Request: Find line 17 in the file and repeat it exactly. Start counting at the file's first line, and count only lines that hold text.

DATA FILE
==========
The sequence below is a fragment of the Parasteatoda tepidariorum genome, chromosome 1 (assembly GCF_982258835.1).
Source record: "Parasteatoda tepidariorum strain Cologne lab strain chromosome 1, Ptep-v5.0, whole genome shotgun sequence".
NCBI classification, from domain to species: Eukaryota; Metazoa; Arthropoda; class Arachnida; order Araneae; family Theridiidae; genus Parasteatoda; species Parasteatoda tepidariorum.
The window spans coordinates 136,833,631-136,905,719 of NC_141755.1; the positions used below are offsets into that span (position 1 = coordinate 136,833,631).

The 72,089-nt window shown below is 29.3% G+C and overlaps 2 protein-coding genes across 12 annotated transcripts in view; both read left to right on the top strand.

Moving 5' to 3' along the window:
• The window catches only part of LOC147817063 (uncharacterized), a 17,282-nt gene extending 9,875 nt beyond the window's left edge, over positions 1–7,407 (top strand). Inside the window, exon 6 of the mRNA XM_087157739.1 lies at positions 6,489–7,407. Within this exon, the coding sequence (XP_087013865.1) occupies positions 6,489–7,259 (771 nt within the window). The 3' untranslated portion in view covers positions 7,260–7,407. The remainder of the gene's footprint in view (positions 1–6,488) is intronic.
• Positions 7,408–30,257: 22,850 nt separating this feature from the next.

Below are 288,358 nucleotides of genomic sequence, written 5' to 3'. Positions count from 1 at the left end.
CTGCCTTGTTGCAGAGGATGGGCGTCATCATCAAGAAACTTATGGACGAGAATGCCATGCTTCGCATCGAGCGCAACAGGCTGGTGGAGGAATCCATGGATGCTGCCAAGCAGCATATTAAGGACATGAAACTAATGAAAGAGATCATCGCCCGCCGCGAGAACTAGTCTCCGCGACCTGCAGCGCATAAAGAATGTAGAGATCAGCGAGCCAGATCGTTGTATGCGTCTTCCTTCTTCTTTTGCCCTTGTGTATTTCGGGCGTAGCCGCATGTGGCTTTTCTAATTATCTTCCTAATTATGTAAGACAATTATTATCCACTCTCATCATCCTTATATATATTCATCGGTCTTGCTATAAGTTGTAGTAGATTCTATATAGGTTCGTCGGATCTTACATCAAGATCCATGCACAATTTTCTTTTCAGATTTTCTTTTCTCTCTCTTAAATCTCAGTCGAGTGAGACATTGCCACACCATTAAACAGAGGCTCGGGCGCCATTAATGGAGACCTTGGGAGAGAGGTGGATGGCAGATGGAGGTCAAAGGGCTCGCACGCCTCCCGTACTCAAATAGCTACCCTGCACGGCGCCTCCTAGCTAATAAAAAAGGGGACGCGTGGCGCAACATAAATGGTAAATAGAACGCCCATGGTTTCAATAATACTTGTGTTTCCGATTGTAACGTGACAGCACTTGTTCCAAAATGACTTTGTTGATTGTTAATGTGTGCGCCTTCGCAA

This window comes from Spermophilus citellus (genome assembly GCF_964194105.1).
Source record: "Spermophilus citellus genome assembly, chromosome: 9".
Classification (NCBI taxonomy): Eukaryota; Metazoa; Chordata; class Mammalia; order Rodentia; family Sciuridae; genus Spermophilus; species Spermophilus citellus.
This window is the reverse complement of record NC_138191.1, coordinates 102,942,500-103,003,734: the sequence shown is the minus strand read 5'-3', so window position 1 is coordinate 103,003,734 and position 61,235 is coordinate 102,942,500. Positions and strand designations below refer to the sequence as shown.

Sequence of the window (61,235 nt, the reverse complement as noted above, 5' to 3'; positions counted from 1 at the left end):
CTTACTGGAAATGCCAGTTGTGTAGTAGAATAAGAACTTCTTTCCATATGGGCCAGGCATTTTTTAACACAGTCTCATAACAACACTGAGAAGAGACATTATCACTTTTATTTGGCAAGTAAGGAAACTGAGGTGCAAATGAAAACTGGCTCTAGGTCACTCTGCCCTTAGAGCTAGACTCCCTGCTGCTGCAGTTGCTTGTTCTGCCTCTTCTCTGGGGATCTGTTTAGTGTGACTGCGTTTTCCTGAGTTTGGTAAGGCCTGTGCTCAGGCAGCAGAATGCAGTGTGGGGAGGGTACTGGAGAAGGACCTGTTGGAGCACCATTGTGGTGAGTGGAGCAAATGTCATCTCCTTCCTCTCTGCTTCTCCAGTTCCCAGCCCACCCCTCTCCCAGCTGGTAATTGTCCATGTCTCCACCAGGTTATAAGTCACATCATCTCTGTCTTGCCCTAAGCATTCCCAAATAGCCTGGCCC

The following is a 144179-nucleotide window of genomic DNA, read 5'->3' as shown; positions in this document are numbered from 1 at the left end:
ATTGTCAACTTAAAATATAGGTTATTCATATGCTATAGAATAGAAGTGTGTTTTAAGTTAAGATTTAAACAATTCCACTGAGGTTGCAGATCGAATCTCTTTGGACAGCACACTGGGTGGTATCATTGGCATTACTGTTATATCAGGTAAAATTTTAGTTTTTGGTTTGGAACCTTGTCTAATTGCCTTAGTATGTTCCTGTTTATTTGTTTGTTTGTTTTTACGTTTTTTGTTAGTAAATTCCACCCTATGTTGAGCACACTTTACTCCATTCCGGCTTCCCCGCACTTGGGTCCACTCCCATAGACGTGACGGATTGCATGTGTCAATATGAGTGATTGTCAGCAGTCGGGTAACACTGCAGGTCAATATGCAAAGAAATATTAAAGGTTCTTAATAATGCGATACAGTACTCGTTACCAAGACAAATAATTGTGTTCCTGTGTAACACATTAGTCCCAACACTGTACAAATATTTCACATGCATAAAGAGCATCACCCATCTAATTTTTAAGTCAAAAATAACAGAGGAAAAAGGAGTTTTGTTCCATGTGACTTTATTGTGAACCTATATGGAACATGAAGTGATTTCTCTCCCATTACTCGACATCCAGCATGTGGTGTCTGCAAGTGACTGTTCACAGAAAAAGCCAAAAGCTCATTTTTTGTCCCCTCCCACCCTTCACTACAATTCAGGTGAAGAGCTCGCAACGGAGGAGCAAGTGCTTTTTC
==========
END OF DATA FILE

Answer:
The following is a 144179-nucleotide window of genomic DNA, read 5'->3' as shown; positions in this document are numbered from 1 at the left end: